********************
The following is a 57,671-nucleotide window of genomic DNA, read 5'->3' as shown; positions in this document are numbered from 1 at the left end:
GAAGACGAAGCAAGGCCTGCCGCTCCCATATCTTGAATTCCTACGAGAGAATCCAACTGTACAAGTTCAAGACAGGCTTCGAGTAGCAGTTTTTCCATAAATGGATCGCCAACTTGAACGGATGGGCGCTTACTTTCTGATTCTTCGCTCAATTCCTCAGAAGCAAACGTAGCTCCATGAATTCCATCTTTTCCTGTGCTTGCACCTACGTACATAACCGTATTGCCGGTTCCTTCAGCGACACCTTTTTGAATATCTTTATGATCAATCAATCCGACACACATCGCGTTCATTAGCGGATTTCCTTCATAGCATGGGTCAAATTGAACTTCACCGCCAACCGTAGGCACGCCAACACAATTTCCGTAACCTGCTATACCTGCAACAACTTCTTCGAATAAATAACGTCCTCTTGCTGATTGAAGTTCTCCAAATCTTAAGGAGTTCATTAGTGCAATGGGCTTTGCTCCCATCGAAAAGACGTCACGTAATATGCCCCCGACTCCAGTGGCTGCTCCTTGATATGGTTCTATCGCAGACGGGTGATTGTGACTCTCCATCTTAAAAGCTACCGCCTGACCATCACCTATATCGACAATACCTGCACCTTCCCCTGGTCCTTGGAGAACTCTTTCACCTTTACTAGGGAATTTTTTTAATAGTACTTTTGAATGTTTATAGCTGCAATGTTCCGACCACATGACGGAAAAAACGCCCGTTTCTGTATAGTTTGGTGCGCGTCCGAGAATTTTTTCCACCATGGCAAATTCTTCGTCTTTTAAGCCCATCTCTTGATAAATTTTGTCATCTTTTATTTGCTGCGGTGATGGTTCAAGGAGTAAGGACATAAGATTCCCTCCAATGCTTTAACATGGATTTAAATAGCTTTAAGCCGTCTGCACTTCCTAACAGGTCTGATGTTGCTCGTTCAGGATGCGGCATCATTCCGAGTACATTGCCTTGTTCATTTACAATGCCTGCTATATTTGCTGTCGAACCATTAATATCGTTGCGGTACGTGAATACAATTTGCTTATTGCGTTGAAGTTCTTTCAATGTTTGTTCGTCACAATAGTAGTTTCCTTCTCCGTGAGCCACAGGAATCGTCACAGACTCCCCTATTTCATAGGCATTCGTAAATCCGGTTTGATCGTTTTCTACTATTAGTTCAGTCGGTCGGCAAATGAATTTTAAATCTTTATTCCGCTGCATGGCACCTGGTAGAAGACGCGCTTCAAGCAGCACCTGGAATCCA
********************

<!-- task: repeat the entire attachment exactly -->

The following is a 57,671-nucleotide window of genomic DNA, read 5'->3' as shown; positions in this document are numbered from 1 at the left end:
GAAGACGAAGCAAGGCCTGCCGCTCCCATATCTTGAATTCCTACGAGAGAATCCAACTGTACAAGTTCAAGACAGGCTTCGAGTAGCAGTTTTTCCATAAATGGATCGCCAACTTGAACGGATGGGCGCTTACTTTCTGATTCTTCGCTCAATTCCTCAGAAGCAAACGTAGCTCCATGAATTCCATCTTTTCCTGTGCTTGCACCTACGTACATAACCGTATTGCCGGTTCCTTCAGCGACACCTTTTTGAATATCTTTATGATCAATCAATCCGACACACATCGCGTTCATTAGCGGATTTCCTTCATAGCATGGGTCAAATTGAACTTCACCGCCAACCGTAGGCACGCCAACACAATTTCCGTAACCTGCTATACCTGCAACAACTTCTTCGAATAAATAACGTCCTCTTGCTGATTGAAGTTCTCCAAATCTTAAGGAGTTCATTAGTGCAATGGGCTTTGCTCCCATCGAAAAGACGTCACGTAATATGCCCCCGACTCCAGTGGCTGCTCCTTGATATGGTTCTATCGCAGACGGGTGATTGTGACTCTCCATCTTAAAAGCTACCGCCTGACCATCACCTATATCGACAATACCTGCACCTTCCCCTGGTCCTTGGAGAACTCTTTCACCTTTACTAGGGAATTTTTTTAATAGTACTTTTGAATGTTTATAGCTGCAATGTTCCGACCACATGACGGAAAAAACGCCCGTTTCTGTATAGTTTGGTGCGCGTCCGAGAATTTTTTCCACCATGGCAAATTCTTCGTCTTTTAAGCCCATCTCTTGATAAATTTTGTCATCTTTTATTTGCTGCGGTGATGGTTCAAGGAGTAAGGACATAAGATTCCCTCCAATGCTTTAACATGGATTTAAATAGCTTTAAGCCGTCTGCACTTCCTAACAGGTCTGATGTTGCTCGTTCAGGATGCGGCATCATTCCGAGTACATTGCCTTGTTCATTTACAATGCCTGCTATATTTGCTGTCGAACCATTAATATCGTTGCGGTACGTGAATACAATTTGCTTATTGCGTTGAAGTTCTTTCAATGTTTGTTCGTCACAATAGTAGTTTCCTTCTCCGTGAGCCACAGGAATCGTCACAGACTCCCCTATTTCATAGGCATTCGTAAATCCGGTTTGATCGTTTTCTACTATTAGTTCAGTCGGTCGGCAAATGAATTTTAAATCTTTATTCCGCTGCATGGCACCTGGTAGAAGACGCGCTTCAAGCAGCACCTGGAATCCA